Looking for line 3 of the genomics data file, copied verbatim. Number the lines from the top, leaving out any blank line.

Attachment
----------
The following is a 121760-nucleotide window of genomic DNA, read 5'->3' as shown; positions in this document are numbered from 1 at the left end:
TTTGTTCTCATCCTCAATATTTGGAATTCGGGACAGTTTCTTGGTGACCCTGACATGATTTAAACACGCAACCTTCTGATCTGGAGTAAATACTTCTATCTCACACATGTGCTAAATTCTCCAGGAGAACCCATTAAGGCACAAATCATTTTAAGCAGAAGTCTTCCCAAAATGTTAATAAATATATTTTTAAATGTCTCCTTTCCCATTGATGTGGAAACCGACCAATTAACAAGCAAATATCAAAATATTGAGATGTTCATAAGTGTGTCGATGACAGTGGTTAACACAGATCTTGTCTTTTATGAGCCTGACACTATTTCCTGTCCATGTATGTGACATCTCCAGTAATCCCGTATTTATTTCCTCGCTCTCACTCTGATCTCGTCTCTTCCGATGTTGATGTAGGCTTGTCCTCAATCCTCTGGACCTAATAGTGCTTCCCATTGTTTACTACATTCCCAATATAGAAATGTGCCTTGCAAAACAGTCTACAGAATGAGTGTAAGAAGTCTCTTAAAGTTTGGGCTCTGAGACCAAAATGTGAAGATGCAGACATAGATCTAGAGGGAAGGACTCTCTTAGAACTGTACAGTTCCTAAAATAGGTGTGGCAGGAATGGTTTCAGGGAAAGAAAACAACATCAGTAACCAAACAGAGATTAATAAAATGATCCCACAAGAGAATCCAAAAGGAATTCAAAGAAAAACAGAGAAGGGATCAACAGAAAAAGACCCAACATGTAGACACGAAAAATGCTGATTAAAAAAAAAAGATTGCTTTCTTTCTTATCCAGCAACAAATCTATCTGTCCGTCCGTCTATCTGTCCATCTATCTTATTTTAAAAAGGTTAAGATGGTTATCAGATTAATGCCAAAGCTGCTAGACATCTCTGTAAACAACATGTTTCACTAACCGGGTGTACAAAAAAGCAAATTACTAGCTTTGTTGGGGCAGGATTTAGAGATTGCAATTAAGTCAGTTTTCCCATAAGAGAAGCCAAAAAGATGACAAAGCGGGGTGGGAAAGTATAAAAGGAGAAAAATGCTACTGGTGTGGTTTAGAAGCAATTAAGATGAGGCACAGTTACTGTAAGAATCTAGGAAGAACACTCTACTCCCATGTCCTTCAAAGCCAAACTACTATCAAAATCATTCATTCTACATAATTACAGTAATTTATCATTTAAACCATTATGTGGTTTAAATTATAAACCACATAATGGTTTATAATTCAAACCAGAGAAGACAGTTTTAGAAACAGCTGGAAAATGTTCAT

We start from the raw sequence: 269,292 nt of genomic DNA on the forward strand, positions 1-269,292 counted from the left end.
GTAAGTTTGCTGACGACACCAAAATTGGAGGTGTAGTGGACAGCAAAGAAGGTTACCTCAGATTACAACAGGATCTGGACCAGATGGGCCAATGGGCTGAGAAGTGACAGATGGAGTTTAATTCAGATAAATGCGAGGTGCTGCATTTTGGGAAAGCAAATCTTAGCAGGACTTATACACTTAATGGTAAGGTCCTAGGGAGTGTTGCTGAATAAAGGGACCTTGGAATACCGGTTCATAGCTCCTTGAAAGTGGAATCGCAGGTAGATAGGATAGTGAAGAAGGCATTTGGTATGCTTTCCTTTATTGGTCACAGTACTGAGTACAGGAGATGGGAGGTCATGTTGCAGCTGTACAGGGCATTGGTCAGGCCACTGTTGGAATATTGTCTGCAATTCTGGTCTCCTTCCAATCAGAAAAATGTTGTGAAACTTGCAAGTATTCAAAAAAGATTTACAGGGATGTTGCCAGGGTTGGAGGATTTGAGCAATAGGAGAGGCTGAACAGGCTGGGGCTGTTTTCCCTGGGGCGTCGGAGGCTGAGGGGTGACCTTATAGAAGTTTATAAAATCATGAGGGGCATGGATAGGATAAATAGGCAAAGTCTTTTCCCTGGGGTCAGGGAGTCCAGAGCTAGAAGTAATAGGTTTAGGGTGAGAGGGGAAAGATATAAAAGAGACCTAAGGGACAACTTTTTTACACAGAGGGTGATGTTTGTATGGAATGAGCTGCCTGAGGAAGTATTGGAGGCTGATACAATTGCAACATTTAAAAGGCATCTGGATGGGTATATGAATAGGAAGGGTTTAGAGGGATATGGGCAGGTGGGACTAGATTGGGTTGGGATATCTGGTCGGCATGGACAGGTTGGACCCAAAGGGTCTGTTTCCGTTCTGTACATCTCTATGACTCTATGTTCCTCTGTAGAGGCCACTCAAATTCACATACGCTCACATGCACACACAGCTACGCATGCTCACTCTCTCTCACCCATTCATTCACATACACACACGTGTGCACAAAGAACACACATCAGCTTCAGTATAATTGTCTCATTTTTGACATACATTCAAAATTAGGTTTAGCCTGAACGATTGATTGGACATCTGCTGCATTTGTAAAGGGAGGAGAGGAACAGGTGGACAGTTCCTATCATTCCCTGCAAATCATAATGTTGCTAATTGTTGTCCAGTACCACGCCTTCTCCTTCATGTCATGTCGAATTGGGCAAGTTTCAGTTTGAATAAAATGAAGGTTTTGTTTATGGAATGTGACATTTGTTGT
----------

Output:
We start from the raw sequence: 269,292 nt of genomic DNA on the forward strand, positions 1-269,292 counted from the left end.